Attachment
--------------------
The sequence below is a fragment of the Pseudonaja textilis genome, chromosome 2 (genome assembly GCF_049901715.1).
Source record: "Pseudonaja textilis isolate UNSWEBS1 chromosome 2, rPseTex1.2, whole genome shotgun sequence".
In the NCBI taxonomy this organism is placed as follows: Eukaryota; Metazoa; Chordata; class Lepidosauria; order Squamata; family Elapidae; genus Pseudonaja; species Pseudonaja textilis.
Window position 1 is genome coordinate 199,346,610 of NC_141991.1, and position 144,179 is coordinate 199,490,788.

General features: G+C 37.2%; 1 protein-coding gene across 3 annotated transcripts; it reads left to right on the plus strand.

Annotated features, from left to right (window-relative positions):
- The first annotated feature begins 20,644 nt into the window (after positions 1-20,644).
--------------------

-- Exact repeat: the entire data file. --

The sequence below is a fragment of the Pseudonaja textilis genome, chromosome 2 (genome assembly GCF_049901715.1).
Source record: "Pseudonaja textilis isolate UNSWEBS1 chromosome 2, rPseTex1.2, whole genome shotgun sequence".
In the NCBI taxonomy this organism is placed as follows: Eukaryota; Metazoa; Chordata; class Lepidosauria; order Squamata; family Elapidae; genus Pseudonaja; species Pseudonaja textilis.
Window position 1 is genome coordinate 199,346,610 of NC_141991.1, and position 144,179 is coordinate 199,490,788.

General features: G+C 37.2%; 1 protein-coding gene across 3 annotated transcripts; it reads left to right on the plus strand.

Annotated features, from left to right (window-relative positions):
- The first annotated feature begins 20,644 nt into the window (after positions 1-20,644).